Medical marijuana dispensaries raided around San Diego region
September 08, 2009
Kristina Davis, San Diego Union Tribune
Law enforcement officers raided an unknown number of medical marijuana dispensaries around the San Diego region Wednesday, authorities said.
The District Attorney's Office, which is heading the multi-agency operation, declined to give further details, saying more information would be released Thursday.
Word of the raids began spreading about noon Wednesday with reports of armed officers from San Diego police, the U.S. Drug Enforcement Agency, and other agencies bursting into dispensaries or collectives.
Raids were reported at a handful of dispensaries, including Pacific Beach Collective on Turquoise Street, Green Kross Collective on Mission Boulevard and Hillcrest Compassion Care on University Boulevard. Late Wednesday, a red sign in front of Pacific Beach Collective read: “This location has been involved in the trafficking of illegal narcotics. Criminal prosecution is pending.”
It was unclear how many people were arrested or what charges they faced. Calls to numerous dispensaries were unanswered Wednesday.
Thomas Carpentier, a 50-year-old patient from La Jolla who struggles with arthritis, tried to buy medicinal pot from two dispensaries Wednesday but found them closed.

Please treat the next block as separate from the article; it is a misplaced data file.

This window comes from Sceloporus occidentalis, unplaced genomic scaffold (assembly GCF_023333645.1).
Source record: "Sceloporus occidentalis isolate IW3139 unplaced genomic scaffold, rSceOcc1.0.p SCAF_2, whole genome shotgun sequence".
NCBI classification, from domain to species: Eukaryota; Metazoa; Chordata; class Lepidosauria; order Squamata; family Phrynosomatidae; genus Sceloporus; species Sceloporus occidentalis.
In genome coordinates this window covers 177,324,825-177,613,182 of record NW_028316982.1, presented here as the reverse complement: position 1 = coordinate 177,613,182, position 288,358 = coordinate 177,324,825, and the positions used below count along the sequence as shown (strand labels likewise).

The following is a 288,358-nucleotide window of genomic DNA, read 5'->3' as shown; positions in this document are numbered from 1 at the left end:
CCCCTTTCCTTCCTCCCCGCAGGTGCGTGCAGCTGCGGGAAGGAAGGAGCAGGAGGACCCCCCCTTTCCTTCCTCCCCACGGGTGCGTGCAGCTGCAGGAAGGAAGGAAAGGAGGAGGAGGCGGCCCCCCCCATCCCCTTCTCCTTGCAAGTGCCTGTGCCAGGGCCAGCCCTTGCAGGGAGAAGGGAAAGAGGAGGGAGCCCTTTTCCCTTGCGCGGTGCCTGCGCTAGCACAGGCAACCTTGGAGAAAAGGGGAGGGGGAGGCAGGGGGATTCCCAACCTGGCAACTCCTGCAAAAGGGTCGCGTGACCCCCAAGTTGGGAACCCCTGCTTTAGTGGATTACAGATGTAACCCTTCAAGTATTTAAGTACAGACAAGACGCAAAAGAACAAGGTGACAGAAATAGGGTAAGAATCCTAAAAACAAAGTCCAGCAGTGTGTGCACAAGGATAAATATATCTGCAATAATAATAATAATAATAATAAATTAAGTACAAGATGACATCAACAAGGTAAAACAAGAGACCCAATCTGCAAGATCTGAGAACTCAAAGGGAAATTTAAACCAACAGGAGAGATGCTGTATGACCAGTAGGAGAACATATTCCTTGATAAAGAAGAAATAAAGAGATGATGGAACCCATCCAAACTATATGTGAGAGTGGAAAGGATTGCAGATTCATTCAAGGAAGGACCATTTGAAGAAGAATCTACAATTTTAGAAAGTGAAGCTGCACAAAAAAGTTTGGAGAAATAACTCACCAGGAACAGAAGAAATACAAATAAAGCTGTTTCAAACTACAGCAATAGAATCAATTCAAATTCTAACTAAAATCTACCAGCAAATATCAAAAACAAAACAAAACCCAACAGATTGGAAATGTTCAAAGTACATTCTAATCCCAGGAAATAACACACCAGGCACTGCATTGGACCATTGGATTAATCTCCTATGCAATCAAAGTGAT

“These guys were trying to run a straight shop all the time,” Carpentier said while standing in front of Pacific Beach Collective. “They did everything right.”
The raids shook the medical marijuana community and prompted angry responses.
Don Duncan, California director for Americans for Safe Access, said in a statement: “Not only does the federal government have no place helping to enforce state and local medical marijuana laws, local officials must regulate medical marijuana and enforce those laws with civil actions, not with the barrel of a gun.”
Although marijuana is illegal under federal law, state law permits its use, as long as a doctor recommends it.
The coordinated raids came a day after the San Diego City Council voted to create a citizen task force to study how to better regulate the dispensaries.
As requests have popped up around the county to open such facilities, several cities have responded by banning dispensaries or enacting a moratorium.
Only nine dispensaries are officially licensed by the city of San Diego, but Pacific Beach resident Scott Chipman of SavePB.org says 60 are operating. He has been working with the city to close the dispensaries, saying they are for-profit, which is against state regulations.
“These are in every single person's neighborhood,” Chipman said Wednesday. “They are all over the city.”
Dr. Bob Blake, director of Medical Marijuana of San Diego, suspects many of the dispensaries were lulled into a false sense of security when the U.S. Supreme Court refused to hear a San Diego County case and put the issue back in the hands of the state.
“I think it's a tremendous step backward for medical marijuana patients of San Diego County,” Blake said.
Staff writer Jose Luis Jiménez contributed to this report.